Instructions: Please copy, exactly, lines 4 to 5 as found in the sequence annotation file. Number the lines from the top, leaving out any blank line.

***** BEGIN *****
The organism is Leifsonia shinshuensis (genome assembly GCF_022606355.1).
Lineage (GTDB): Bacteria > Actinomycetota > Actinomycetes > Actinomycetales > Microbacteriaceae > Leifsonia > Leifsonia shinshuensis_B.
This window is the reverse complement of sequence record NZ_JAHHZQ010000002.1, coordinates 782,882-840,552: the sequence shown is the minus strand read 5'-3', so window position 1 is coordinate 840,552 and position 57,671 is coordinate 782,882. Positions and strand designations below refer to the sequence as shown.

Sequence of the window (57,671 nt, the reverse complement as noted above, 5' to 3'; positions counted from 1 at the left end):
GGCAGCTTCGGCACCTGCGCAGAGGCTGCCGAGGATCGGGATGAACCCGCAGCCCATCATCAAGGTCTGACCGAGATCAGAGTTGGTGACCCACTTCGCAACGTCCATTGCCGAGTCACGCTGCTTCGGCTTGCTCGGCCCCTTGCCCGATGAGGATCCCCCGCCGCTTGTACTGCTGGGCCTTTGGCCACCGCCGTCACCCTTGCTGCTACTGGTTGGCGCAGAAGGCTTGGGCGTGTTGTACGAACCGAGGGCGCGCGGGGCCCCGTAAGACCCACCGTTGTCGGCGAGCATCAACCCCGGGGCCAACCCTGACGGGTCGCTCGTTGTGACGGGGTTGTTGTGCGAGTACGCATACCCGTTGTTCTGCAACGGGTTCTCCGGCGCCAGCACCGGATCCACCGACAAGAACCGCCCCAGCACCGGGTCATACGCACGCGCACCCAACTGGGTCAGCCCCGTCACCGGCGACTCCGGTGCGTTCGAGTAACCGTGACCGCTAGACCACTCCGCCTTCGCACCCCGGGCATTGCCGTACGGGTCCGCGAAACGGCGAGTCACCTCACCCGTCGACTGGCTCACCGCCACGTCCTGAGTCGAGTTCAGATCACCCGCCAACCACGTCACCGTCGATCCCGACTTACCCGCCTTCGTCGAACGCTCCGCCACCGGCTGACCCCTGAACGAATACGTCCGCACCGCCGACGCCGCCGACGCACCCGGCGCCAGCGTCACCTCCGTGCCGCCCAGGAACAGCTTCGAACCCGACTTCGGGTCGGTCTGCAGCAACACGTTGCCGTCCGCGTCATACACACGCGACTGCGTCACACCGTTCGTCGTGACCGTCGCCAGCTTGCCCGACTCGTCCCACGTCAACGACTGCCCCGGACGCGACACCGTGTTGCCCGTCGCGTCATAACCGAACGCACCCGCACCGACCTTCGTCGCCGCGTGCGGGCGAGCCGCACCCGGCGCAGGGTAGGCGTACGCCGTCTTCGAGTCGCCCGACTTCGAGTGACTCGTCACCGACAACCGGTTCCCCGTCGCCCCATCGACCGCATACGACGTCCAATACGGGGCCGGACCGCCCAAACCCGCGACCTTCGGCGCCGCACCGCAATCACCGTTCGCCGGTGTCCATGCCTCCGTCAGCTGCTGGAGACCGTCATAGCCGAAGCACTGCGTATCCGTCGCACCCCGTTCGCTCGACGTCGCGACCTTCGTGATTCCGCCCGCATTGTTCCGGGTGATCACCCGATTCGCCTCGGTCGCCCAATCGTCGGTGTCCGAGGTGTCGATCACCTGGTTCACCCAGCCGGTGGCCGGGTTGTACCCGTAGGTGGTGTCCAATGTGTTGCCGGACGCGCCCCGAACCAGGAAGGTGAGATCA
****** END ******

Sequence of the window (57,671 nt, the reverse complement as noted above, 5' to 3'; positions counted from 1 at the left end):
GGCAGCTTCGGCACCTGCGCAGAGGCTGCCGAGGATCGGGATGAACCCGCAGCCCATCATCAAGGTCTGACCGAGATCAGAGTTGGTGACCCACTTCGCAACGTCCATTGCCGAGTCACGCTGCTTCGGCTTGCTCGGCCCCTTGCCCGATGAGGATCCCCCGCCGCTTGTACTGCTGGGCCTTTGGCCACCGCCGTCACCCTTGCTGCTACTGGTTGGCGCAGAAGGCTTGGGCGTGTTGTACGAACCGAGGGCGCGCGGGGCCCCGTAAGACCCACCGTTGTCGGCGAGCATCAACCCCGGGGCCAACCCTGACGGGTCGCTCGTTGTGACGGGGTTGTTGTGCGAGTACGCATACCCGTTGTTCTGCAACGGGTTCTCCGGCGCCAGCACCGGATCCACCGACAAGAACCGCCCCAGCACCGGGTCATACGCACGCGCACCCAACTGGGTCAGCCCCGTCACCGGCGACTCCGGTGCGTTCGAGTAACCGTGACCGCTAGACCACTCCGCCTTCGCACCCCGGGCATTGCCGTACGGGTCCGCGAAACGGCGAGTCACCTCACCCGTCGACTGGCTCACCGCCACGTCCTGAGTCGAGTTCAGATCACCCGCCAACCACGTCACCGTCGATCCCGACTTACCCGCCTTCGTCGAACGCTCCGCCACCGGCTGACCCCTGAACGAATACGTCCGCACCGCCGACGCCGCCGACGCACCCGGCGCCAGCGTCACCTCCGTGCCGCCCAGGAACAGCTTCGAACCCGACTTCGGGTCGGTCTGCAGCAACACGTTGCCGTCCGCGTCATACACACGCGACTGCGTCACACCGTTCGTCGTGACCGTCGCCAGCTTGCCCGACTCGTCCCACGTCAACGACTGCCCCGGACGCGACACCGTGTTGCCCGTCGCGTCATAACCGAACGCACCCGCACCGACCTTCGTCGCCGCGTGCGGGCGAGCCGCACCCGGCGCAGGGTAGGCGTACGCCGTCTTCGAGTCGCCCGACTTCGAGTGACTCGTCACCGACAACCGGTTCCCCGTCGCCCCATCGACCGCATACGACGTCCAATACGGGGCCGGACCGCCCAAACCCGCGACCTTCGGCGCCGCACCGCAATCACCGTTCGCCGGTGTCCATGCCTCCGTCAGCTGCTGGAGACCGTCATAGCCGAAGCACTGCGTATCCGTCGCACCCCGTTCGCTCGACGTCGCGACCTTCGTGATTCCGCCCGCATTGTTCCGGGTGATCACCCGATTCGCCTCGGTCGCCCAATCGTCGGTGTCCGAGGTGTCGATCACCTGGTTCACCCAGCCGGTGGCCGGGTTGTACCCGTAGGTGGTGTCCAATGTGTTGCCGGACGCGCCCCGAACCAGGAAGGTGAGATCA